RE: Use of Social Security Number to Obtain Insurance Quote
1. Are automobile insurance premiums based solely upon an individuals driving record?
2. May an insurer obtain an applicant's social security number in order to give an insurance quote?
3. What steps does an insurer need to take to protect the privacy of insureds and applicants?
1. No, there are a number of factors, including the applicants driving record that determines an automobile insurance premium.
2. There is no law prohibiting insurers from requesting a social security number. An insurer has the right to ask for a social security number where the information is reasonably related to underwriting. One such purpose is to obtain a credit report of an insured.
3. The use of the social security number is subject to the requirements of the Department's Privacy Regulation, N.Y. Comp. R. & Regs. tit. 11 Part 420 (2001) (Reg. 169) and N.Y. Comp. R. & Regs. tit. 11 Part 421 (2002) (Reg. 173).
The inquirer states that the inquirer requested auto insurance quotes from the inquirers local insurance agent who informed the inquirer that he needed the inquirers social security number to obtain the quotes. The inquirer would like to know why insurers need the social security numbers, and whether driving records are the only factor that determines an automobile insurance premium. Second, is it mandatory to give the social security number, and finally what steps must an insurer take to protect the privacy of the insureds and applicants.
The factors that go into a premium for an applicant are not limited to the applicants driving record. There are a number of factors that insurers may use to determine an automobile insurance premium, including an applicants driving record, place of residence,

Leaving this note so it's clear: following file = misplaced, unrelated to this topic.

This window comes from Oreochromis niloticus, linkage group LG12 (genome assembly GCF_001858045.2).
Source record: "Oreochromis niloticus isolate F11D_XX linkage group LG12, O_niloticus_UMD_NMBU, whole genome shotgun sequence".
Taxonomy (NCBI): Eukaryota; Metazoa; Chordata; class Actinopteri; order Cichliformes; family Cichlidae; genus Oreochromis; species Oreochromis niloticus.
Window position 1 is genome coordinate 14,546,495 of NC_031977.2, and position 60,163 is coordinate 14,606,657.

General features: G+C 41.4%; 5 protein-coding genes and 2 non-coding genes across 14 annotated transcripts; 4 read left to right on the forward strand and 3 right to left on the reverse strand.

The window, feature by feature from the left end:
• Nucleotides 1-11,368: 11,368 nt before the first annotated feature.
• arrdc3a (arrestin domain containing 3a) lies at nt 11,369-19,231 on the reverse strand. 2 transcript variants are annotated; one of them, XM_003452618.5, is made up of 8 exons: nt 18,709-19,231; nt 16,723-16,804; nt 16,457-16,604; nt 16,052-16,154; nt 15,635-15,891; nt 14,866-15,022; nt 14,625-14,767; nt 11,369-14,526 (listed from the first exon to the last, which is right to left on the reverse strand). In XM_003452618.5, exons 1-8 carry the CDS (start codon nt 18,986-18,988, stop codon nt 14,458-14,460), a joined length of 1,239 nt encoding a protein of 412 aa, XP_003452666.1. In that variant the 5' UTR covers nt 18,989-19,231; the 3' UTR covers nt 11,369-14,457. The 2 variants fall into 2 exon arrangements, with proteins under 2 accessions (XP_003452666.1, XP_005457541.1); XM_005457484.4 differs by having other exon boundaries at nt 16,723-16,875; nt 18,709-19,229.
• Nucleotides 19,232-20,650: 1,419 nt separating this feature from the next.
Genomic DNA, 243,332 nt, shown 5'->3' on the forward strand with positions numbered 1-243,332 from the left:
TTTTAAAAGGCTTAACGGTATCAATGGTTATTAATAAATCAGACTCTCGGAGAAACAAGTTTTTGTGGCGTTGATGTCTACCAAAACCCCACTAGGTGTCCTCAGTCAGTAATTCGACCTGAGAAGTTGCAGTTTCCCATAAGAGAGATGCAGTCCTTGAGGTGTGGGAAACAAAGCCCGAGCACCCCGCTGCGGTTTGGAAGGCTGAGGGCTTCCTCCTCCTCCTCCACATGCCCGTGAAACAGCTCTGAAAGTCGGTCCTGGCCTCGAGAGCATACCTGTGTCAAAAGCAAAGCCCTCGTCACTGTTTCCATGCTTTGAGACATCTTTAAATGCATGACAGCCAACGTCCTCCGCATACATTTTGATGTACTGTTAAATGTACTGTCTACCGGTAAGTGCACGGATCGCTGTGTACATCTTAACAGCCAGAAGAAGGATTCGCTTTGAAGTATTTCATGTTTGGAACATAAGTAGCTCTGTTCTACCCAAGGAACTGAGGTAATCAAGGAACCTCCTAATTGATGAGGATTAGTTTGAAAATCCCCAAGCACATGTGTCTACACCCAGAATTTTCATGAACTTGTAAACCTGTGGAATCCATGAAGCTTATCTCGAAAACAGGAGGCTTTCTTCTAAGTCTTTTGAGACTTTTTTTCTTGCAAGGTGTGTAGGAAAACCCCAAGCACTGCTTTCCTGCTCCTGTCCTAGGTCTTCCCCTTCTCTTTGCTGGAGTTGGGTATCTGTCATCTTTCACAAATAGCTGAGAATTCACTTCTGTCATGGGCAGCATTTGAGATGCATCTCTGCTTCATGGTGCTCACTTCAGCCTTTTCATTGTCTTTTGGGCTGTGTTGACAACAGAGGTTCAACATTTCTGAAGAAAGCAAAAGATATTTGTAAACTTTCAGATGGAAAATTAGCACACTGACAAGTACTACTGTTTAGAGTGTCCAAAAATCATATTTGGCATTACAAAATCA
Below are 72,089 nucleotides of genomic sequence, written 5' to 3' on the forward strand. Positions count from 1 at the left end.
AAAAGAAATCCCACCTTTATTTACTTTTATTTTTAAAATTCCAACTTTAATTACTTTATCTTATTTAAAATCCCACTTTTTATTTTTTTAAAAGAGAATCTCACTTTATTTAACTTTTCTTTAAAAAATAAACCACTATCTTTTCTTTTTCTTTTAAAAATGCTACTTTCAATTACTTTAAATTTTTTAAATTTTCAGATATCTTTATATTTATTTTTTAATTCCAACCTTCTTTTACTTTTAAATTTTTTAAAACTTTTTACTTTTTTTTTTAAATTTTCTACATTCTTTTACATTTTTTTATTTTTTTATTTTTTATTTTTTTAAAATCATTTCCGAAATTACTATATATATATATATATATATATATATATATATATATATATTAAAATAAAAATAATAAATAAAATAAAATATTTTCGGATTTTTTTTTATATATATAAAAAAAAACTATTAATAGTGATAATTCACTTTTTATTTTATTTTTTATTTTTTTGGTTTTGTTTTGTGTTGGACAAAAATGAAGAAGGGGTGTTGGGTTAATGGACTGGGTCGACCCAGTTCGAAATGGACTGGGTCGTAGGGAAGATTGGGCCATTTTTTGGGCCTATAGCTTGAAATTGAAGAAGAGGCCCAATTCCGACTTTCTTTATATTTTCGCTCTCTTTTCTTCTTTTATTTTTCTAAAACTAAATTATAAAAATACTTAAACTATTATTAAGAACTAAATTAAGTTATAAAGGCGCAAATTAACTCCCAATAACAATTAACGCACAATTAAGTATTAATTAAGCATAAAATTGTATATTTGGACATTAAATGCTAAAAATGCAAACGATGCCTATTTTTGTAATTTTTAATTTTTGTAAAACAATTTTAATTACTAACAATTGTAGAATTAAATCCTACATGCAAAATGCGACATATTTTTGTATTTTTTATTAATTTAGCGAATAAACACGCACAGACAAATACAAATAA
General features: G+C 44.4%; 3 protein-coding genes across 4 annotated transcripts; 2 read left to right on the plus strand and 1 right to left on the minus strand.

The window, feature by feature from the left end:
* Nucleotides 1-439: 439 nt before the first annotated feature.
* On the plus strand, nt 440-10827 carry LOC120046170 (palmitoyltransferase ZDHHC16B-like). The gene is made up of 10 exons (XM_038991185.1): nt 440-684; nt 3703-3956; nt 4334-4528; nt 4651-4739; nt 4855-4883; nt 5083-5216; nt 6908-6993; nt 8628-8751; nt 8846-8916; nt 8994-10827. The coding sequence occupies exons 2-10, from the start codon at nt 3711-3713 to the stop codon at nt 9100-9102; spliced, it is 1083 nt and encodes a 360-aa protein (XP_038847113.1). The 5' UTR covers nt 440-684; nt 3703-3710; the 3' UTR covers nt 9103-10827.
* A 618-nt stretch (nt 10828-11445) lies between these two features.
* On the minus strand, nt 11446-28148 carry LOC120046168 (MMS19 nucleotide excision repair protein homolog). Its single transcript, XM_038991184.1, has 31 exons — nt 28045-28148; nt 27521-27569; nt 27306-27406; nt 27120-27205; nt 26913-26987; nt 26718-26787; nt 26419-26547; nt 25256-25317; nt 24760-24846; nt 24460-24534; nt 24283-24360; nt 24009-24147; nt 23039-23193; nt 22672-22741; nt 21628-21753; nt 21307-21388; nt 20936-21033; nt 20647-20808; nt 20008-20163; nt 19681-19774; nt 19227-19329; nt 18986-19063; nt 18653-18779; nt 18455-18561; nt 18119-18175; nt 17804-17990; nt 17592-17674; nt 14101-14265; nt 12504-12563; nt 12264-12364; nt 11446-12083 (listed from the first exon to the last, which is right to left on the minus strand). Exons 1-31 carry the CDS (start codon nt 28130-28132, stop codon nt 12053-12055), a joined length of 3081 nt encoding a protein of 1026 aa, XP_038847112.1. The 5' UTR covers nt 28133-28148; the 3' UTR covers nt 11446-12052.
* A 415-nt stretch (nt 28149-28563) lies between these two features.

use of the vehicle, and creditworthiness.
While the Social Security Act limits the circumstances under which a state may require an individual to provide his or her social security number, 42 U.S.C.A. § 405(c)(2)(C)(i)(West 2003), there is no such prohibition directed at private entities in this regard. Nor is there a New York law that prohibits insurers from requiring and utilizing the social security numbers of insureds for a legitimate underwriting purpose. One such legitimate purpose is to obtain a credit report of the insured. The Insurance Law allows insurers to use creditworthiness in underwriting risks of insureds subject to the limitations found in N.Y. Ins. Law. Article 28 (McKinney 2006 Supp.) & N.Y. Comp. R. & Regs. tit. 11 Part 221 (2005) (Reg. 182).
When an applicant furnishes his or her social security number to an insurer, the use of this information by the insurer is subject to the requirements of the Department's Privacy Regulation, N.Y. Comp. R. & Regs. tit. 11 Part 420 (2001) (Reg. 169) and N.Y. Comp. R. & Regs. tit. 11 Part 421 (2002) (Reg. 173). Some examples of this regulation include the obligation of insurers to send out a yearly statement that is clear and concise and explains the companys privacy practices and policies. There are limits placed on what the insurer can disclose to third parties. More specific information on the privacy regulations can be found at the Departments website at www.ins.state.ny.us where this information can be accessed in the "Privacy Regulations" section.
Finally while it is not mandatory for an applicant to provide his or her social security number to an insurer, the insurer may in turn not give an insurance quote and/or issue an insurance policy.
For further information one may contact Principal Attorney Paul A. Zuckerman at the New York City Office.